The Factory Method Design Pattern

What is Factory Method Design Pattern?

Gang of Four categorizes the factory method design pattern as a creational pattern since it deals with object creation.  This pattern enforces the loose coupling and encapsulation principles in object-oriented programming. This pattern applies in situations where there are sub-classes involved, and the creation of those becomes complex with the system execution. According to the GoF factory method has following standard definition,

“An interface for creating an object, but let subclasses decide which class to instantiate. Factory Method lets a class defer instantiation to subclasses”

In simpler words, object creation is handed over to a separate entity via an interface. This entity is called the factory, and it contains the object creation code with the help of an interface or an abstract class to create the suitable object from various class implementations. Only sub-classes are responsible and decide which class to instantiate at runtime.

This pattern is also called as a ‘virtual constructor’ because the creation logic is hidden from the client and only an interface or abstract class will expose the suitable factory method to the client. Thus, the interface allows separating the object creation code from the external world.

Here client uses the factory to create object instances.


Factory method pattern
Factory method pattern

Problems solved by Factory Method

  • Complex object creation, especially within several layers of class hierarchy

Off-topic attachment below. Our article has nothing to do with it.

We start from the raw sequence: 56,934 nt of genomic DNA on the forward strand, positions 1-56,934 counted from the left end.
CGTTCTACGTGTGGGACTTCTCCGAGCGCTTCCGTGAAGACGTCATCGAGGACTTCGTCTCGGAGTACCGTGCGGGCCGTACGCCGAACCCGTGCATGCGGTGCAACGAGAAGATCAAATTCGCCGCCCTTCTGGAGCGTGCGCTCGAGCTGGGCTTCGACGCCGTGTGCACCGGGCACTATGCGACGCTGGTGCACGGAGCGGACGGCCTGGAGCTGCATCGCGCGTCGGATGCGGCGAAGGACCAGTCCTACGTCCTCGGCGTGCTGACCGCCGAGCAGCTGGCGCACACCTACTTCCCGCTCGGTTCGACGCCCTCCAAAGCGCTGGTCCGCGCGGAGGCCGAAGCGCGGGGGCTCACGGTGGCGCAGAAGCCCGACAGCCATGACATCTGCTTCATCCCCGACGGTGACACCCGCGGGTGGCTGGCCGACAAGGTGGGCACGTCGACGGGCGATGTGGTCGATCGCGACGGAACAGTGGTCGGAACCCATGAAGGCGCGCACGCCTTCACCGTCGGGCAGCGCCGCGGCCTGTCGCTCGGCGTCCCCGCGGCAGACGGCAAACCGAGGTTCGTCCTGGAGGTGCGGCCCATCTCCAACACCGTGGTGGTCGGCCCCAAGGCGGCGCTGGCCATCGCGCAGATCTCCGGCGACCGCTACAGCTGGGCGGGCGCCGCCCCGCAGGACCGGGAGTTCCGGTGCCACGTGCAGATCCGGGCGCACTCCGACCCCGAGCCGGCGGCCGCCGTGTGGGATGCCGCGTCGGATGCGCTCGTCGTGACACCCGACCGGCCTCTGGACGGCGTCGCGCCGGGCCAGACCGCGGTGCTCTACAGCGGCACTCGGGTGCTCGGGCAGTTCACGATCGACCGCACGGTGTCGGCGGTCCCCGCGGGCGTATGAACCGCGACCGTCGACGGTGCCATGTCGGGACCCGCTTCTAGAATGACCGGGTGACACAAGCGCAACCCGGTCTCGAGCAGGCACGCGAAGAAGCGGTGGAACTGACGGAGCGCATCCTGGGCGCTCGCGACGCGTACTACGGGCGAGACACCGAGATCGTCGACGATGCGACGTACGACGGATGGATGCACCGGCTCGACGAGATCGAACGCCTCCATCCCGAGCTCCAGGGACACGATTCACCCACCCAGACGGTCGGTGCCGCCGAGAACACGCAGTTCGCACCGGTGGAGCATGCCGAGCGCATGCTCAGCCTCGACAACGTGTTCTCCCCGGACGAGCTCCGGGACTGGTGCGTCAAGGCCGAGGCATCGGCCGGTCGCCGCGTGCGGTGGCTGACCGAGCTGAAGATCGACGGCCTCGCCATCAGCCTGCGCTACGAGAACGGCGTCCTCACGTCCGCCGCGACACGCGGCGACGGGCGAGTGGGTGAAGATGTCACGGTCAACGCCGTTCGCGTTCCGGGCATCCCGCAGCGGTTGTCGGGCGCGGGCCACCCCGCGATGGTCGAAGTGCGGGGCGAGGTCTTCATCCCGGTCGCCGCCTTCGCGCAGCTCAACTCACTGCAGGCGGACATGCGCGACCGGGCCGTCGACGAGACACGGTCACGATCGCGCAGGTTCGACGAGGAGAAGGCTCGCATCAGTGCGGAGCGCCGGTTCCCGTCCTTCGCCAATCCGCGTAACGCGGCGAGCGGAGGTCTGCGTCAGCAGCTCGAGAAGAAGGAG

• Usage of new() operator, causing complexity, duplication and inflexibility issues in application code
  • When the client is unauthorized to access in-detail class implementations

When to Use the Factory Design Pattern

  • The internal implementation is hidden from the client application or when a class could not foresee the type of objects it is obliged to create
    • There are times when the main application or framework is unaware of the run-time object creations. Only interfaces or abstract classes are visible to request the service. In this situation, factory class should come to the scenery and support the object creation via the abstract method.
  • a system needs to be independent of various object creation procedures
  • there are different approaches of implementations to one class and the required implementation needs to be selected at runtime
  • parent class decides to delegate the suitable object creation to subclasses depending on the provided data
  • Programming to the interface is strictly enforced in an application, using new() operator would be a fatal issue which tends to create inflexible and unmaintainable code.
  • An application requires loose coupling, and encapsulation principle build within the code

 How Factory Method Design Pattern Works

Why do we need to introduce a factory?